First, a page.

It was also Lai Teck who made the first personal contact, in Hong Kong after the war, with the Chinese Communist Party, seeking advice on whether the CPM should resort to armed struggle in Malaya. The Chinese advice evidently was: Form a united front with all anti-colonial forces and strive for self-government by constitutional means.
And it was Lai Teck's disappearance that opened the way for Chin Peng - decorated by the British for his war-time bravery - to become secretary-general of the CPM at the age of 23.
Chin Peng led the Malayan National Liberation Army in an unsuccessful guerilla war against first the British colonial authorities and later the federal Malayan government from 1948 to 1960. He represented the CPM at the failed peace talks in Baling in 1955 with then Malayan Chief Minister Tunku Abdul Rahman and then Singapore Chief Minister David Marshall. Chin Peng finally reached an agreement with the Malaysian and Thai governments in 1989 to formally end hostilities.
The Lai Teck mystery begins with his communist activity and subsequent defection in southern Vietnam, and continues after he left the country with French help.
Some researchers believe he went to Moscow and joined the Third International, the Comintern, which then controlled all communist activities outside the Soviet Union. His trail leads to China, where he is thought to have worked for the Comintern's Far Eastern Bureau.
In his 2003 autobiography, Chin Peng dismisses the Moscow-China connection as conjecture. But he admitted to Dr Comber that Lai Teck was given the nickname Ah Lin, or 'Malaya's Lenin', because of his impressive knowledge of communist theory.
In any event, Lai Teck's claim to Comintern status, which implicitly proclaimed his revolutionary credentials and sophistication, impressed the provincial CPM when he arrived in Singapore in the early 1930s. The party signed him up as a member, even as he was being assigned to a Cantonese-speaking case officer in the Singapore Special Branch.
With secret Special Branch help, this foreigner - son of a Vietnamese father and Chinese mother, who spoke heavily accented Cantonese and Mandarin and whose real name was unknown to anyone in the CPM - rose rapidly to the top of the party. A mole at the heart of party central was a breathtaking coup for British intelligence.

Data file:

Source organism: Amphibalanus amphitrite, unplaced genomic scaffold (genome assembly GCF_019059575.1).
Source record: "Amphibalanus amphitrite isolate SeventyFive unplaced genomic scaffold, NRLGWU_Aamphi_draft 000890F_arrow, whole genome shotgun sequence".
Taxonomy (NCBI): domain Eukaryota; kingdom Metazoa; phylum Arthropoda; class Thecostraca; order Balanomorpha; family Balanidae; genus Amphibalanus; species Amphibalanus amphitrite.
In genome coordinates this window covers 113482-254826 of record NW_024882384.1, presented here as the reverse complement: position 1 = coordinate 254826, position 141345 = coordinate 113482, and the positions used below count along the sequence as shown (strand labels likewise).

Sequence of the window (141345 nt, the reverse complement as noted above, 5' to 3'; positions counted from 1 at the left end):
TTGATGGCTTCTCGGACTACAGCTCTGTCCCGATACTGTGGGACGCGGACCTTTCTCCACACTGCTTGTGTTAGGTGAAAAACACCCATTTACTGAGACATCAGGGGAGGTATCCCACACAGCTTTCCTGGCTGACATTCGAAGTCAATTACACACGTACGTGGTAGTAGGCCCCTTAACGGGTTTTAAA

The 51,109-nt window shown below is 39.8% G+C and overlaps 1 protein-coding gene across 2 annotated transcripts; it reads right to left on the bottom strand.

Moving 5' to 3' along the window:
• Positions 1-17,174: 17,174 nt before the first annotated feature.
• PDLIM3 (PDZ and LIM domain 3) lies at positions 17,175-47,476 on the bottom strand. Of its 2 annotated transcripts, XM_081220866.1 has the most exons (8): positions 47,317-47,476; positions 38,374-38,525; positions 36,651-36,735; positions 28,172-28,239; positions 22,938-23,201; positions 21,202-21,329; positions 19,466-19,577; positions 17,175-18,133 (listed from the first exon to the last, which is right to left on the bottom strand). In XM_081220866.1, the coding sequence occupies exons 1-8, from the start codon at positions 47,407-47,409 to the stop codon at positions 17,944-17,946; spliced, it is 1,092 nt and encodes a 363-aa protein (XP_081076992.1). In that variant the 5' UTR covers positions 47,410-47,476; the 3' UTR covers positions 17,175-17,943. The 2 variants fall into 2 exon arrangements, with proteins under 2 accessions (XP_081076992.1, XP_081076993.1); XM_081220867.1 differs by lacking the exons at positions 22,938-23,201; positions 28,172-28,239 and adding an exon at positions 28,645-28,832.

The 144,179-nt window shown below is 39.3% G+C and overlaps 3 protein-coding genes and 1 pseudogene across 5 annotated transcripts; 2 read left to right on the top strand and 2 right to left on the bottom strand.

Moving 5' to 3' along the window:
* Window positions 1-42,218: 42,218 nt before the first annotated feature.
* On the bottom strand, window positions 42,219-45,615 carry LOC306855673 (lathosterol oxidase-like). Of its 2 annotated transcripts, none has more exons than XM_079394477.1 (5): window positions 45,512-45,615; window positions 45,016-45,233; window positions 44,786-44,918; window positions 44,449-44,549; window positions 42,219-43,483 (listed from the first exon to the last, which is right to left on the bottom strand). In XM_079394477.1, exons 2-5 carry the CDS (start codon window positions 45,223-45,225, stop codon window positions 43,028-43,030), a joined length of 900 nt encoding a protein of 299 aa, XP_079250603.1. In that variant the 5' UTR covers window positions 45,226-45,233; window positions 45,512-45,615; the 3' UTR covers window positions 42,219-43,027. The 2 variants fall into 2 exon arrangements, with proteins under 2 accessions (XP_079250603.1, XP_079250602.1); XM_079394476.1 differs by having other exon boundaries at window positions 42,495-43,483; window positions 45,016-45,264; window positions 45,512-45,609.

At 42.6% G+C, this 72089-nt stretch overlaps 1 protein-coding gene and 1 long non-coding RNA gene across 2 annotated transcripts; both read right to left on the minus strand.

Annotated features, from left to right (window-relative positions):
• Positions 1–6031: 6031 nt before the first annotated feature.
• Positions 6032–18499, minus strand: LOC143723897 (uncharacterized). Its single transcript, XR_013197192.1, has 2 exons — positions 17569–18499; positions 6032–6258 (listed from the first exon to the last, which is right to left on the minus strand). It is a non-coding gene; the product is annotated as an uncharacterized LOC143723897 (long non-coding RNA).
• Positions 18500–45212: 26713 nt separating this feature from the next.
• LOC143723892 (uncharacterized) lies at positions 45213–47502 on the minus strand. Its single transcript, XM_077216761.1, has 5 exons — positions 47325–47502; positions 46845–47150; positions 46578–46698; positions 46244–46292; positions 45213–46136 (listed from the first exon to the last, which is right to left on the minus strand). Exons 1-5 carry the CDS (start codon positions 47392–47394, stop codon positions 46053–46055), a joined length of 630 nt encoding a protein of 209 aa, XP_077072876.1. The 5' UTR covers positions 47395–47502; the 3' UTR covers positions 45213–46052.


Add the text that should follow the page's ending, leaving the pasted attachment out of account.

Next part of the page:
Lai Teck's collaboration with the Kempeitai during the war included the preparation of a CPM organisational chart that enabled the Japanese to systematically target, torture and kill key personnel. By April 1943, he was the only CPM Central Committee member to have survived the Japanese dragnet.
Once, when a captured party member learnt of Lai Teck's perfidy and managed to get word to the CPM, Lai Teck arranged for the man to be released by the Japanese, successfully branded him a traitor and had him buried alive.
Lai Teck did not rat on the British officers working behind the lines with the MPAJA, displaying what one of them preferred to think of as a 'residual loyalty' to the British. But, of course, keeping them onside was merely an insurance policy for Lai Teck, who could see by the trend of events that the Allies were likely to win the war.
Even in the annals of espionage, where monumental feats of daring, danger and deception are common, Lai Teck was exceptional. In British or American terms, write scholars C.C. Chin and Karl Hack, it was as if Prime Minister Winston Churchill or President Franklin Delano Roosevelt had turned out to be spies for Josef Stalin.
It is hard to fathom the philandering Lai Teck's motive. The connecting thread at nearly every stage of his career was disloyalty - but why? What drove him?
We can only guess. All we know is that his triple-faced treachery did not end happily.
Finally confronted by Thai and Chinese communists in Bangkok in 1947, he resisted and was strangled - accidentally, they said. His body was stuffed in a gunny sack and dumped into a klong (canal).
He was 44.
The writer is a writer-in-residence at the Institute of Southeast Asian Studies.
Spies By Ben Jonson
Spies, you are lights in state, but of base stuff,
Who, when you've burnt yourselves down to the snuff,
Stink and are thrown away. End fair enough.